I think this solution should boot windows faster than a hybrid drive, considering the capacity of compatible sticks is 2GB to 4GB, and the flash memory on a hybrid drive (when they come out next year) is only 128MB or 256MB, and I have only heard of comparitively slow laptop drives with that tech.  


  109. Thales Chan says:

    I am currently still using winXP now

    I want to know if there any software to test if my flash drive able to use ReadyBoost?

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  111. Robert Burdon says:

    Would it be possible for Vista Readyboost software to be used on XP?  this would be useful.  is there a patch or something i can install?



  112. Hi, all &amp; welcome to the Windows Performance Blog. My name is Matt Ayers and I’m a Program Manager

  113. Hi, all &amp; welcome to the Windows Performance Blog. My name is Matt Ayers and I’m a Program Manager

  114. Akash says:

    I installed Vista 64 bit on an HP dc7700 Pentium D proc, 2 GB ram, 160GB HD.. I plugged in a 1GB USB key, it asked if i wanted to make it readyboost. I said yes. It made the USB key readyboost.

    I then installed 32bit Vista on the same machine, wiping out the partition and formatting the USB key (FAT) and it said that didnt meet performance criteria to be readyboost enabled.

    Weird huh?

    And there is no way to tell why it wont accept it anymore…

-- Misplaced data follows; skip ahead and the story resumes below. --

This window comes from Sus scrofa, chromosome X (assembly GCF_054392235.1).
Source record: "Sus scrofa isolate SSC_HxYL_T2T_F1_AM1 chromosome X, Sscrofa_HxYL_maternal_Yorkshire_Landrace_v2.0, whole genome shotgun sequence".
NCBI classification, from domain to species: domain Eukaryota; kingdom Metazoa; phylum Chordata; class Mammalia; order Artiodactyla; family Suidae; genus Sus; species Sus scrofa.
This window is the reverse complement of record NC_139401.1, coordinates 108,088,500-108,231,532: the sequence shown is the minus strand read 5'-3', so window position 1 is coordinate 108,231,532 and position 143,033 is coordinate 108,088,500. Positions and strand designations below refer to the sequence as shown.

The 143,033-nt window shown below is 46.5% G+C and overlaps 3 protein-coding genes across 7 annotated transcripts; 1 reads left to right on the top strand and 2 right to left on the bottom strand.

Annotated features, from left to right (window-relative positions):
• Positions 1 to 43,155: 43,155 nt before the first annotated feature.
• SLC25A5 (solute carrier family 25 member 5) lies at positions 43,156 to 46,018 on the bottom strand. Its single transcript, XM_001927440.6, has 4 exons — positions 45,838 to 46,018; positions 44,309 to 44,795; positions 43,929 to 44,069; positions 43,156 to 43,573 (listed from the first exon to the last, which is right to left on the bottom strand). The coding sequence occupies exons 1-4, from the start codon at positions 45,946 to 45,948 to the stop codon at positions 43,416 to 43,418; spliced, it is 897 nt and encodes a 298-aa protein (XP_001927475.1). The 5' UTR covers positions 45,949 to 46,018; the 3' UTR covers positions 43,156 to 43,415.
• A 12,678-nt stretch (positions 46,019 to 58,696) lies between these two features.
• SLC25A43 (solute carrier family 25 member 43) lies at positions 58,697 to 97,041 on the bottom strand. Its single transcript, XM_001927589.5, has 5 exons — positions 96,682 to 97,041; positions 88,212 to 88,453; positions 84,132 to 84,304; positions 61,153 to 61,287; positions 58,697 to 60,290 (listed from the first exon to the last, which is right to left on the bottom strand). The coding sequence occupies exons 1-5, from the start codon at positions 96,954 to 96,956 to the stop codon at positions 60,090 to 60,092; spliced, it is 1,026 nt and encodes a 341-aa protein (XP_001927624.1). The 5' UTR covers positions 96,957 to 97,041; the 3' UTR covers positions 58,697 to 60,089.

115. is at it again with free flash memory devices. This time it is a 1Gig SD (secure digital) card

  116. Chris Totten says:

    Guys as a company wishing to take advantage of readyboost when we eventually roll it out we purchased a number of 2GB USB drives that we know to be compatible with ReadyBoost and the results so far seem to indicate that  you should not use FAT32, either with the "Performance" policy against the device or the "Optimise for quick removal" – write performance in all cases so far is far worse than FAT. This probably won’t be a huge difference to ReadyBoost since it’s testing (I presume) *read* performance. But given that read performance doesn’t change much with either FAT or FAT32 I’d recommend for the time being sticking with FAT. I’ll be happy to upload the final results – it’s hardly exhaustive but I’ve tried out about 5 key rings so far.

  117. By now I hope that most of you have atleast tried Vista. If not, join the bandwagon . INSTALL VISTA!!!

  118. XY says:

    I connected USB2 SATA HDD to Vista, created a 4 GB partition.

    I have 1024 MB system mem.

    My 4GB part formatted to NTFS cause inFAT32 much slower, and set the ReadyBoost to 1024MB . Its works fine,  write-read speed is about 50MB/s on the SATA HDD, but i cant realize that my system is faster then before, only that, after a while, my freememory is much more than before.

    I still cant understand why readyboost is necessary in Vista???

    Buy high speed 2GB DDR2 mem, set virt.mem to 200MB, I think its much faster than ReadyBoobs tech… 🙂

  119. Bob Powell says:

    Well, now I’m really peeved.